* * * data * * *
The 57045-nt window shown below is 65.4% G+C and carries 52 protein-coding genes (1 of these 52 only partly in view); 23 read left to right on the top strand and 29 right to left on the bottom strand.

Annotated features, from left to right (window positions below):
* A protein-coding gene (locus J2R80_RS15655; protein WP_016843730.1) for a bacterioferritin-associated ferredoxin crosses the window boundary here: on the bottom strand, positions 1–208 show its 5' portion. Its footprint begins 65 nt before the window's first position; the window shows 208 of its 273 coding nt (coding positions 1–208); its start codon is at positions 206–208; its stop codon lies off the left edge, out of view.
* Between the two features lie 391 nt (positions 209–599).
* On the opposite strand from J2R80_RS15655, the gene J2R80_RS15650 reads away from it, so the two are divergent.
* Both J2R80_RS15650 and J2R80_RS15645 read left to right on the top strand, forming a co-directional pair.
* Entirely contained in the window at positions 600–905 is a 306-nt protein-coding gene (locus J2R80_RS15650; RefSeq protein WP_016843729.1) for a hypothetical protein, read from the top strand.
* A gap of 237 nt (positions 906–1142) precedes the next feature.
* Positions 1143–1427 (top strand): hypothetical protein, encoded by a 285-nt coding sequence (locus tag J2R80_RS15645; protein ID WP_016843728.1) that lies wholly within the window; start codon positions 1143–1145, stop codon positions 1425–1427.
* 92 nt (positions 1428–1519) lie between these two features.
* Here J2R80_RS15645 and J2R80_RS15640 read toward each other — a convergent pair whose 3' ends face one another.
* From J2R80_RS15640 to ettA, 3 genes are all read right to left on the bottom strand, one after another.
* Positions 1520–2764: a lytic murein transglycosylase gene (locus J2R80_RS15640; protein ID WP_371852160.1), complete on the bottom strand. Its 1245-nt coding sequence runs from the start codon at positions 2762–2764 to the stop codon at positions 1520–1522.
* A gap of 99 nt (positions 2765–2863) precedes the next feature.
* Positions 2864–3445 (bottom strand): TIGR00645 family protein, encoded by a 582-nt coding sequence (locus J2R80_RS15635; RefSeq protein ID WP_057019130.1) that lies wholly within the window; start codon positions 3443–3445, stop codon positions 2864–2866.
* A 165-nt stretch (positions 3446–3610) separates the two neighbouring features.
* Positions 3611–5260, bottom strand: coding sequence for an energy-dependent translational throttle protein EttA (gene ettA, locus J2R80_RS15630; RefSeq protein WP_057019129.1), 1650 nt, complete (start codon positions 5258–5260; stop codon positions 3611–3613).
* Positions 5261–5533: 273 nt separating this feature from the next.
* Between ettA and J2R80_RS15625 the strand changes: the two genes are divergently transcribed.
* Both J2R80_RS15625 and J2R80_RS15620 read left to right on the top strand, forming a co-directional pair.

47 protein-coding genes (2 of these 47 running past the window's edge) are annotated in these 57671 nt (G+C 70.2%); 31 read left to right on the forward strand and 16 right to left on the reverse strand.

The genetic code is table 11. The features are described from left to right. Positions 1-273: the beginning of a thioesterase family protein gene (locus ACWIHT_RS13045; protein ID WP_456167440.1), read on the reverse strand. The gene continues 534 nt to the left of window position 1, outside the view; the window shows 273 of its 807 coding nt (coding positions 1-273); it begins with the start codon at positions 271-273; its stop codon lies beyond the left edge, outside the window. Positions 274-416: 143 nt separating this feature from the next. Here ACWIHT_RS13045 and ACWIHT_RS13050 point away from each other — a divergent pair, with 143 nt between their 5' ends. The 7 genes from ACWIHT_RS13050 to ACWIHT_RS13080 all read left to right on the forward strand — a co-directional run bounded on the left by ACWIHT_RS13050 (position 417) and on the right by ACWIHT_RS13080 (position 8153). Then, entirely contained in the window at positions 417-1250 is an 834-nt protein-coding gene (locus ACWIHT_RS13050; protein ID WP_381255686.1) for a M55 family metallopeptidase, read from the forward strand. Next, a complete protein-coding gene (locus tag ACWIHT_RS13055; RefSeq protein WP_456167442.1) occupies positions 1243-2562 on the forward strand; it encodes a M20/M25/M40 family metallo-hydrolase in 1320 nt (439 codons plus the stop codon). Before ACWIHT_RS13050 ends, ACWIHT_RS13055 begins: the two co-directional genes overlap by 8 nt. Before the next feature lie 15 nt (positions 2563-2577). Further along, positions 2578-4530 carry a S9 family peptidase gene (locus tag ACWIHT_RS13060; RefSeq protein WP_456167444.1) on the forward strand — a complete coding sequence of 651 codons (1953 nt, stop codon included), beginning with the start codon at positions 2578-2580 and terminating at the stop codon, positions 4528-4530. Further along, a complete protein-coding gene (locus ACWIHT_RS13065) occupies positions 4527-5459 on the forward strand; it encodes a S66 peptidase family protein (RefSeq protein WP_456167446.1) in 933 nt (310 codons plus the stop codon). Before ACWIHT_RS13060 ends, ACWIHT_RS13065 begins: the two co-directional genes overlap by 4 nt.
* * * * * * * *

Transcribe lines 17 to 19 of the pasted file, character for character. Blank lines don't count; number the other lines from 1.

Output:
* Positions 3611–5260, bottom strand: coding sequence for an energy-dependent translational throttle protein EttA (gene ettA, locus J2R80_RS15630; RefSeq protein WP_057019129.1), 1650 nt, complete (start codon positions 5258–5260; stop codon positions 3611–3613).
* Positions 5261–5533: 273 nt separating this feature from the next.
* Between ettA and J2R80_RS15625 the strand changes: the two genes are divergently transcribed.